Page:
Skinny Men Are Beautiful and So Is Any Body Type

The photo is of actor Timothee Chalamet in BRITISH VOGUE Magazine, 2022. Not only do I think he’s beautiful, I find it so affirming to see a naturally thin, dare I say skinny, young man playfully posing, show-cased as beautiful. I too was once young and very thin and would have loved back then to have seen this kind of male imagery being respectfully, joyfully highlighted everywhere.

Everyone needs to witness affirming imagery of their own unique body type, not just a very select few types (namely skinny women and buffed up men) being glorified everywhere over and over again.

7 thoughts on “Skinny Men Are Beautiful and So Is Any Body Type

  1. Wow, nice pic!

    I, too, have been encouraged to witness a slow (painfully, glacially slow) shift in media that images beautiful/sexy/alluring/healthy/stylish etc. etc. (for years one of the classes I taught to adolescents was on body image and human beauty—the extent to which our perceptions and conceptions are shaped by the media– especially advertising– and perpetuated in the various cultures we inhabit: family/church/age-cohorts/etc.)

    The repeated takeaway every year was that for the vast majority of young folks, what they looked like was totally no-win situation. Even those who would be thought of as “model” types hated so many things about their bodies and wished to change. And there were students who hated things about their own looks that were the very things other students longed for. (Yikes it was powerful stuff for 9th grade English classes!)

    Even with slowly broadening presentations of bodies-beautiful, I wonder how much really changes. the underlying messaging of advertising (that drives media) weaves into the generalized (and yes a stereotype too) American culture and they perpetuate one another—Both, for different reasons, beam out the same messaging: “You’re not good enough yet.”

    Just to offer an ironic coda to extend my point—“skinny” young assigned-male-at-birth people often feel inadequate, yet don’t realize that their looks are far more attractive to some than are the big-guy muscly six-pack types…(eg my younger offspring is almost exclusively attracted to very tall very thin men).

    I wish wish wish there were much more education about the body offered to children starting in pre-school and continuing through high school! But geez, we can’t even manage to get decent health or sexuality classes in place, much less something that might actually help kids live (even though it can’t be assessed via standardized instruments). That’s a rant that has no place in response to your post though.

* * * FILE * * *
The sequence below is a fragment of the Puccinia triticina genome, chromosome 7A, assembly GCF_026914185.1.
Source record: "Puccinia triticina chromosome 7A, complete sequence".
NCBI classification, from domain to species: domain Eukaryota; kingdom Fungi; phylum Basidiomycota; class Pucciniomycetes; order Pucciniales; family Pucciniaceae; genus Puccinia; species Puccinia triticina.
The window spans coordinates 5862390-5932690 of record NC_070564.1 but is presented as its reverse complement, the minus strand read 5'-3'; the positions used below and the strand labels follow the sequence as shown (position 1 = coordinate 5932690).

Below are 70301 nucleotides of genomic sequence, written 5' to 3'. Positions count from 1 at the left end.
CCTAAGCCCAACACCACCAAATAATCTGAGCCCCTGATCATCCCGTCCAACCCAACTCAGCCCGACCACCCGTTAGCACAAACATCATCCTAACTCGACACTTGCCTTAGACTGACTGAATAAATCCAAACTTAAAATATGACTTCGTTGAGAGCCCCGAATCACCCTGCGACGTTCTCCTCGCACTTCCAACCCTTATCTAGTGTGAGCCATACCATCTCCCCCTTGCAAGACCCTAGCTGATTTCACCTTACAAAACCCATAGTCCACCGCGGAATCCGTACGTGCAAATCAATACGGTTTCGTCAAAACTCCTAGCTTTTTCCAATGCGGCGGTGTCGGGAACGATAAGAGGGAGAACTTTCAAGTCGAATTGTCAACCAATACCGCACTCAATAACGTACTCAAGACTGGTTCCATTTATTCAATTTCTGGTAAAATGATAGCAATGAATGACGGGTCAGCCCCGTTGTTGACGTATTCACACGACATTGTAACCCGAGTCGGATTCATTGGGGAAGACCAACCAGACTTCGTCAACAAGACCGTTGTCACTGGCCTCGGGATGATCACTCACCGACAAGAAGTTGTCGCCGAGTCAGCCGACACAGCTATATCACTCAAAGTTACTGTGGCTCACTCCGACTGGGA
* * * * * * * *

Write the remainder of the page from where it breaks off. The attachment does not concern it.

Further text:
Liked by 2 people

    1. I resonate with everything you say here, Jazz. Your experiences you share here are interesting, informative, and somewhat saddening. Still, as you mention at the beginning of your comment, there has indeed been a “painfully, glacially slow shift. I’ll take it, while pushing for more, faster change/shifts too.

      I don’t think your “rant” is out of place in response to my post. I’m glad whenever my bit of writing inspires further, deeper discussion, wherever that may branch off into.

      Liked by 2 people

    2. I can’t seem to edit my former comment to add some other thoughts. So, here’s another reply. I hear you about your offspring and some others being attracted to tall and thin men. And while I wasn’t and am not particularly tall (5′ 11″), as a skinny young man, I was often tallish in proportion to my thinness. I enjoyed being viewed as attractive to others a fair amount, but the push by both the media and my parents (along with a few other family members now and then) to be more muscular constantly drove home the message that my body as it was was not enough or good enough; something was wrong with my body. This was so frustrating and sad to experience, experience that was in the mix of a large number of people’s experiences feeling similarly about themselves. This was thanks, hugely, to awful societal messaging to “strive to be more,” etc. Modern materialism and capitialism fuel this, so people keep feeling the urge to purchase more stuff and services, including to “improve” their bodies. These days, I’m simply committed to keeping my body healthy and not worrying or caring about what others think of my appearance. It’s taken a long time to arrive there and I realize I’m quite privileged to be able to get here.

      Liked by 2 people

      1. Yes it must have been terrible to experience—and especially with the added confusing conflicting messaging. What a journey of healing you have made to free yourself of societal pressures and choose your own priorities about your appearance.

        I, myself, have never really managed it. Part of me never cared because I knew I could never look like I wanted to anyway, but the parts of me that were vulnerable to all the influences around still do!

        Your comment that you inhabit a place of privilege gave me pause…then I began to consider how many individuals have careers in which there is intense pressure to look (and behave) in ways dictated by society/media/advertising…and some may have no alternatives. And others, even more disturbingly, are involved in personal relationships with partners who expect them to look/dress/behave in these ways.

        Liked by 1 person

  2. I agree with your last paragraph! I watched an ACES film where they had classes to discuss child abuse, etc. to get the kids to talk about what was going on at home. I was very happy to see that there were schools addressing the matter. Thanks for sharing your thoughts.

    Liked by 1 person

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